Following the examination, the Department entered into a Stipulation and Consent Order (the Order) with the insurer. The Order required the insurer to make payments in an amount that exceeded $1.8mil. That figure includes a $950,000 administrative penalty, a $150,000 contribution to the Vermont Financial Services Education and Victim Restitution Fund, a $225,000 contribution to Vermont Legal Aid and $481,000 in reimbursements to insureds.

The Department also required the insurer to develop a “Corrective Action Plan” that included various mandatory elements. Some of the noteworthy elements in the Corrective Action Plan required the insurer to (1) create a robust internal compliance program; (2) enhance its capabilities to supervise its business partners, including strengthening contracts with those entities; (3) perform regular audits of its business partners and subsequently report any issues identified in the audits to the Department along with a plan for remedying those issues; (4) provide regular status updates to the Department regarding the resolution of issues identified during audits and compliance with the Corrective Action Plan more generally; and (5) compensate the Department for any expenses it incurs while reviewing the insurer’s compliance with the Corrective Action Plan.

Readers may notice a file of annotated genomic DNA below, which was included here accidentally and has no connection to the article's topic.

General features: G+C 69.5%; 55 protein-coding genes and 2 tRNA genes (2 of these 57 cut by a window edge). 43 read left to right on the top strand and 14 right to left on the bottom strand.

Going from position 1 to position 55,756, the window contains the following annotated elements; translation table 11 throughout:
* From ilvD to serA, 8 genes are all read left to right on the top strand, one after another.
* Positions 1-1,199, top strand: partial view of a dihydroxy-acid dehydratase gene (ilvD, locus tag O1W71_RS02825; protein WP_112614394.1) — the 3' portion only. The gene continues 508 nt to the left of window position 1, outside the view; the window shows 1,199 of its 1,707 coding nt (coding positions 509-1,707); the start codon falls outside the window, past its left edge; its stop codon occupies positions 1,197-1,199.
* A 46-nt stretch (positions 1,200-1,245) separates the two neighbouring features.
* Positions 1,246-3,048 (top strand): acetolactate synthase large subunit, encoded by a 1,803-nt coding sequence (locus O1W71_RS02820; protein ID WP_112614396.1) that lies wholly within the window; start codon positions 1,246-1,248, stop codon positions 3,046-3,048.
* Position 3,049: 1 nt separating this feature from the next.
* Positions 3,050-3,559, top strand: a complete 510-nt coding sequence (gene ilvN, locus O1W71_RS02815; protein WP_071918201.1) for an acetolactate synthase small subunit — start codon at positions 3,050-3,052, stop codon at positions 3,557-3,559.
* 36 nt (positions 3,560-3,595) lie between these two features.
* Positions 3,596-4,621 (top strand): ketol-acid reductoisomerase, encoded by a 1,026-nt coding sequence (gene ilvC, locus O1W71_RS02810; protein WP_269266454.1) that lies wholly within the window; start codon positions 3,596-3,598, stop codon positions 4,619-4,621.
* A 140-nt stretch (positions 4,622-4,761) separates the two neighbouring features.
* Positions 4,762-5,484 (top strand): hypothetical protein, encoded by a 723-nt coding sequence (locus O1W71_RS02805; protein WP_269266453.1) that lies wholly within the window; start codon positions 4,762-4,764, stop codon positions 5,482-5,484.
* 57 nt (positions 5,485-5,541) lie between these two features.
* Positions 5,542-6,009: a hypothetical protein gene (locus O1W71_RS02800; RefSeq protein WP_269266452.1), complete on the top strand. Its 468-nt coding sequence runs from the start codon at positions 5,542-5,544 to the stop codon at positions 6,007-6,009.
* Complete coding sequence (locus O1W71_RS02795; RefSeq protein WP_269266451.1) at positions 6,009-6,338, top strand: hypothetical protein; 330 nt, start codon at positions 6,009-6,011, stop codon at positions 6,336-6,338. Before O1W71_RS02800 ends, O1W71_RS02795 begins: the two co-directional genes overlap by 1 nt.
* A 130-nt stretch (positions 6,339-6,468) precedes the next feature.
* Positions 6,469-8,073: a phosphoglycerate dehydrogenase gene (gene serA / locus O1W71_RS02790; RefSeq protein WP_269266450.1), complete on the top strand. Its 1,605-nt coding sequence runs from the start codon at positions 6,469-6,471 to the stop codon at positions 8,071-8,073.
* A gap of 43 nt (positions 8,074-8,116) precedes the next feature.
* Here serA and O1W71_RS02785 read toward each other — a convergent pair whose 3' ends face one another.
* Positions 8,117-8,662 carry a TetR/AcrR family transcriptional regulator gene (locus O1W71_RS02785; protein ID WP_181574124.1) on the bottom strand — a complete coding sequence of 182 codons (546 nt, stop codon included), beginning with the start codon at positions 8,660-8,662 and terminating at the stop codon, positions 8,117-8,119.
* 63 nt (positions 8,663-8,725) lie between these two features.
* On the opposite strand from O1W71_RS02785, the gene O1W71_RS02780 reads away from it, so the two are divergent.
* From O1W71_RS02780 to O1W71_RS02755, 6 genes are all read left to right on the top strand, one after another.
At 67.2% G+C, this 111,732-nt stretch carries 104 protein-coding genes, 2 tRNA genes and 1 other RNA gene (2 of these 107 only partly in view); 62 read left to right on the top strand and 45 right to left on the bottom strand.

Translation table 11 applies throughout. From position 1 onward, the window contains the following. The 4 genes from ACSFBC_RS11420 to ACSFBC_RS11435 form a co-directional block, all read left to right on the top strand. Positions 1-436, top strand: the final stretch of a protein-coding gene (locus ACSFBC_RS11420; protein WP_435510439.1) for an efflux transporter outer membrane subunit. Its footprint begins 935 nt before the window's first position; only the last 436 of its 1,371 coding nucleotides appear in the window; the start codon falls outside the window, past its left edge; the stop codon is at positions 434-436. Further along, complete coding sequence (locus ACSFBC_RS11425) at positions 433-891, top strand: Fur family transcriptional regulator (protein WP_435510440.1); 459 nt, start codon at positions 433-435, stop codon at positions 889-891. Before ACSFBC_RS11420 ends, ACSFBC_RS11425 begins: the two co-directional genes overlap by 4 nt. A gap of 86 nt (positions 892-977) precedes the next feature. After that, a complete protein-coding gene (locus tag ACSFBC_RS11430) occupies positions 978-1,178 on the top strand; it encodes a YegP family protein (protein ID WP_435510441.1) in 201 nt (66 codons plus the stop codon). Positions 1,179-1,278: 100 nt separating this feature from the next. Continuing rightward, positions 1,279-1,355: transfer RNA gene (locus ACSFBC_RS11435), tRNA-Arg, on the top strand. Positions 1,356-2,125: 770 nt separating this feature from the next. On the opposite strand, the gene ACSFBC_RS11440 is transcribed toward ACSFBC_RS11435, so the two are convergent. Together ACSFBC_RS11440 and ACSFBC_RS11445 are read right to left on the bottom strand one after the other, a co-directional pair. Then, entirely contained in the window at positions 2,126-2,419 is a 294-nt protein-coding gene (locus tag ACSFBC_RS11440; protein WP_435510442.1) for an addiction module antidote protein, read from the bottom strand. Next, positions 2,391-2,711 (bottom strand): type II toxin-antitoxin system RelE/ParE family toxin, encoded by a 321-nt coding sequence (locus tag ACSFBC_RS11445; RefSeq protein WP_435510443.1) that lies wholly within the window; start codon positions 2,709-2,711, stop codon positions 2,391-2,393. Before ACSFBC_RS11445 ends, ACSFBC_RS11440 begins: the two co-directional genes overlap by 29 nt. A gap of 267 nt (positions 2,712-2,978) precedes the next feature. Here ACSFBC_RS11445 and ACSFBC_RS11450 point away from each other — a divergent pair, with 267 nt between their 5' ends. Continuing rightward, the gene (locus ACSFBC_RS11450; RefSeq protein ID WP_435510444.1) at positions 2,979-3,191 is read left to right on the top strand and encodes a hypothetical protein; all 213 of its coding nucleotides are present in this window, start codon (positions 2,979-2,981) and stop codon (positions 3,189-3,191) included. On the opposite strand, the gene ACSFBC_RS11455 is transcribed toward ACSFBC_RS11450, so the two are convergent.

To satisfy the requirements of the Corrective Action Plan, the insurer created two new business units – one tasked with improving internal control systems and the other tasked with improving business partner compliance – and staffed each with several full-time compliance professionals. 

We have written before about the importance of insurers maintaining adequate oversight of TPAs and PBMs (relevant articles can be found on our Intelligence page linked here).  Like the regulatory actions discussed in those prior articles, this action by the Vermont Department is a reminder of the significant regulatory consequences that can result when an insurer fails to properly supervise its TPA and PBM business partners. 

Hawaii Insurance Department Establishes TPA Application Requirements